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abstract = "Spinal muscular atrophy (SMA) is a leading genetic cause of infant mortality, resulting primarily from the degeneration and loss of lower motor neurons. Studies using mouse models of SMA have revealed widespread heterogeneity in the susceptibility of individual motor neurons to neurodegeneration, but the underlying reasons remain unclear. Data from related motor neuron diseases, such as amyotrophic lateral sclerosis (ALS), suggest that morphological properties of motor neurons may regulate susceptibility: in ALS larger motor units innervating fast-twitch muscles degenerate first. We therefore set out to determine whether intrinsic morphological characteristics of motor neurons influenced their relative vulnerability to SMA. Motor neuron vulnerability was mapped across 10 muscle groups in SMA mice. Neither the position of the muscle in the body, nor the fibre type of the muscle innervated, influenced susceptibility. Morphological properties of vulnerable and disease-resistant motor neurons were then determined from single motor units reconstructed in Thy.1-YFP-H mice. None of the parameters we investigated in healthy young adult mice - including motor unit size, motor unit arbor length, branching patterns, motor endplate size, developmental pruning and numbers of terminal Schwann cells at neuromuscular junctions - correlated with vulnerability. We conclude that morphological characteristics of motor neurons are not a major determinant of disease-susceptibility in SMA, in stark contrast to related forms of motor neuron disease such as ALS. This suggests that subtle molecular differences between motor neurons, or extrinsic factors arising from other cell types, are more likely to determine relative susceptibility in SMA.",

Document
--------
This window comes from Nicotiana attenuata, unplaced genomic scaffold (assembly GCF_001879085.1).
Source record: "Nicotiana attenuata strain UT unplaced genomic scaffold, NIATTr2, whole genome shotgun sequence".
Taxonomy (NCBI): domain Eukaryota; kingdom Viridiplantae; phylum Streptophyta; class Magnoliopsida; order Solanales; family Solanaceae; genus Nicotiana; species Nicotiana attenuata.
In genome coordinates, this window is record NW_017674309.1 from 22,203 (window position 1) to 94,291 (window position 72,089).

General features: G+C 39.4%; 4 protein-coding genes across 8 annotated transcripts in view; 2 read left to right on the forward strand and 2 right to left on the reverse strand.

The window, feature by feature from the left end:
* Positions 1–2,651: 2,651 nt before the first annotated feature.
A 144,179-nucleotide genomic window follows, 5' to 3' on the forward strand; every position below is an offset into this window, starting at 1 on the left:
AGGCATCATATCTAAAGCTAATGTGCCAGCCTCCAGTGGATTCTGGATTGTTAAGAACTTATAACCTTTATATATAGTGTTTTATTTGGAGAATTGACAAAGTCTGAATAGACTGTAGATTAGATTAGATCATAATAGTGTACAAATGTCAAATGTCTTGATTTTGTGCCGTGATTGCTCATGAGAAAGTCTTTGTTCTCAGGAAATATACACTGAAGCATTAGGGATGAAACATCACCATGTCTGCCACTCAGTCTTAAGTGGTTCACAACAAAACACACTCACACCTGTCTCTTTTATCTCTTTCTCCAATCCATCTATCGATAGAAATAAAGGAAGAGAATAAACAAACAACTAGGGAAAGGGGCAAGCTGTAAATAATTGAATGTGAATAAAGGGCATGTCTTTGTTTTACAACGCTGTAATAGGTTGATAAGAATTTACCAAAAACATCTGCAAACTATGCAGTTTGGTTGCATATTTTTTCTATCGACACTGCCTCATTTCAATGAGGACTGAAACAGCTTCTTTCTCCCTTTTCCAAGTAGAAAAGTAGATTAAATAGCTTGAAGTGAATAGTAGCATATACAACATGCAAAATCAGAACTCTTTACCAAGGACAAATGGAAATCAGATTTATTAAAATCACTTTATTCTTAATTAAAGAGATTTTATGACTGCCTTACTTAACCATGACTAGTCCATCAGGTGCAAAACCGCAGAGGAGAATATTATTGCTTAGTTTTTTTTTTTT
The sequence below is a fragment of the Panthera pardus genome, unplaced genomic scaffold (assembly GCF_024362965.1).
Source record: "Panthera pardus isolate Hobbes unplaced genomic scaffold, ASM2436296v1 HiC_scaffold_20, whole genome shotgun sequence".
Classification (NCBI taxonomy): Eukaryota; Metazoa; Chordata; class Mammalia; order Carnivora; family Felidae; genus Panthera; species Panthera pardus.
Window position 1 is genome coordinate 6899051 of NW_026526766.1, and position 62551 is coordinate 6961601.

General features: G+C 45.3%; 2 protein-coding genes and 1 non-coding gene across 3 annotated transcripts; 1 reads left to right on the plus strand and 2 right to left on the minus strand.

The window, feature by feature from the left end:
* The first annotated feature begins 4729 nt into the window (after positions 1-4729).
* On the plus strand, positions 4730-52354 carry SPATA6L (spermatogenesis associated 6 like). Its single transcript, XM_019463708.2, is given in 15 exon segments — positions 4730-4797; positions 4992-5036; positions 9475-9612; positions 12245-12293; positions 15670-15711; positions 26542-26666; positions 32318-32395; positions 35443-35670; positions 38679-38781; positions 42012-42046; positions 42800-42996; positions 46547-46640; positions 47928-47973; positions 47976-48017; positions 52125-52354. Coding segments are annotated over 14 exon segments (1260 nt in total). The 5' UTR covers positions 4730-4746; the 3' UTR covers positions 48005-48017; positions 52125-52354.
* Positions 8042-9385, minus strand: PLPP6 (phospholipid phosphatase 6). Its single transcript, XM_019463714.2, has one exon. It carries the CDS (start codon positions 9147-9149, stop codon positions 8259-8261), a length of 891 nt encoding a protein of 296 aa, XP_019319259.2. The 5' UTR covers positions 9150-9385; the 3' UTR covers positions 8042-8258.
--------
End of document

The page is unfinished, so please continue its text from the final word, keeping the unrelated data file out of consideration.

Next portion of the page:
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AB - Spinal muscular atrophy (SMA) is a leading genetic cause of infant mortality, resulting primarily from the degeneration and loss of lower motor neurons. Studies using mouse models of SMA have revealed widespread heterogeneity in the susceptibility of individual motor neurons to neurodegeneration, but the underlying reasons remain unclear. Data from related motor neuron diseases, such as amyotrophic lateral sclerosis (ALS), suggest that morphological properties of motor neurons may regulate susceptibility: in ALS larger motor units innervating fast-twitch muscles degenerate first. We therefore set out to determine whether intrinsic morphological characteristics of motor neurons influenced their relative vulnerability to SMA. Motor neuron vulnerability was mapped across 10 muscle groups in SMA mice. Neither the position of the muscle in the body, nor the fibre type of the muscle innervated, influenced susceptibility. Morphological properties of vulnerable and disease-resistant motor neurons were then determined from single motor units reconstructed in Thy.1-YFP-H mice. None of the parameters we investigated in healthy young adult mice - including motor unit size, motor unit arbor length, branching patterns, motor endplate size, developmental pruning and numbers of terminal Schwann cells at neuromuscular junctions - correlated with vulnerability. We conclude that morphological characteristics of motor neurons are not a major determinant of disease-susceptibility in SMA, in stark contrast to related forms of motor neuron disease such as ALS. This suggests that subtle molecular differences between motor neurons, or extrinsic factors arising from other cell types, are more likely to determine relative susceptibility in SMA.